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Last Updated: Monday, 26 April, 2004, 11:39 GMT 12:39 UK
Single parents 'better working'
Toddler in childcare
Single parents returning to work have an extra 100 a week
Single parents taking up a job are 100 a week better off than those living on benefits, a study has found.

The findings appear to contradict a common belief returning to work brings a negligible amount of extra money, the recruitment firm Reed said.

Staff who carried out the study in Doncaster said they were surprised by the results.

The government is trying to encourage single parents back into work by providing support, such as childcare.

They can get an extra 100 in the family purse each week
Kaye Rideout, Reed

Recruitment firm Reed is working on government employment programmes in Glasgow, Liverpool and areas of London.

"With the new government tax credits and help with child care, single parents who forego benefits and get back into employment can have an extra 100 a week to spend," said Reed managing director Chris Melvin.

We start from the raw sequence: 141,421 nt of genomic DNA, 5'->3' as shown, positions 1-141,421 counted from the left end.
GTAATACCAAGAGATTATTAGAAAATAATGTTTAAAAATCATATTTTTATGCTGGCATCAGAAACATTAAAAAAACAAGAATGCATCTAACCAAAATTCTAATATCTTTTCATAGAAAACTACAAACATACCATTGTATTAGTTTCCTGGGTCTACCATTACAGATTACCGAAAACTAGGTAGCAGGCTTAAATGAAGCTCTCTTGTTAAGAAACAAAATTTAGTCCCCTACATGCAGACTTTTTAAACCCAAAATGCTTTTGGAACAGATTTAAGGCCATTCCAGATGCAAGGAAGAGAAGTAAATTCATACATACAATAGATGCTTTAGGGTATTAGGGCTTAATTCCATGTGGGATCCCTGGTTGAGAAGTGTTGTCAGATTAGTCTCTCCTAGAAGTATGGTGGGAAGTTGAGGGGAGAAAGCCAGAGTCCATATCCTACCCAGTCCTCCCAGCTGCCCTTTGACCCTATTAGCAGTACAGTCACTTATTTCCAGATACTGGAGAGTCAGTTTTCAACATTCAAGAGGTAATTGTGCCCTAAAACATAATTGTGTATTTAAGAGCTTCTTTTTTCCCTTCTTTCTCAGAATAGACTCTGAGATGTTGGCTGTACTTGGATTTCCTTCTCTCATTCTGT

But Debbie Bruce, a spokeswoman for Gingerbread, the UK's leading support organisation for lone parent families, said she was surprised by the figure.

'Poorest families'

"If you are on the minimum wage, you live in London, you have to pay for high childcare costs and the housing is the most expensive in the country you may find you're actually 10 worse off a week," she said.

"Alternatively you may be 10 better off but there is not much in it.

"I would say it's a small percentage of professional single parents who earn 100 extra a week - or more.

"You may find most of those are working fulltime. They work a lot or hours and probably do a lot of work at home."

There is still a big proportion of mums who have never worked and have just stayed at home
Debbie Bruce, Gingerbread

Ms Bruce said the poorest families were those headed by a single parent.

"Most single parents are either divorced or separated, while teenage mothers make up just 3% of the total.

"There is still a big proportion of mums who have never worked and have just stayed at home.

"Often they married young and 15 to 20 years down the line they find themselves alone and they haven't got any skills.

"They are the people who find it most difficult and most need training and education.

"We would like more emphasis on this by the government."

The employment programme, aimed at helping 30,000 single parents find a job in the next five years, includes job searches, training and advice on childcare.

Kaye Rideout, who manages Reed's Doncaster single parents initiative, said: "A few years ago, we would sit down with single mums and dads and work out how much better off they would be moving into employment.

"Sometimes the difference would be just an extra 5. Now, with all the government help available, they can get an extra 100 in the family purse each week."




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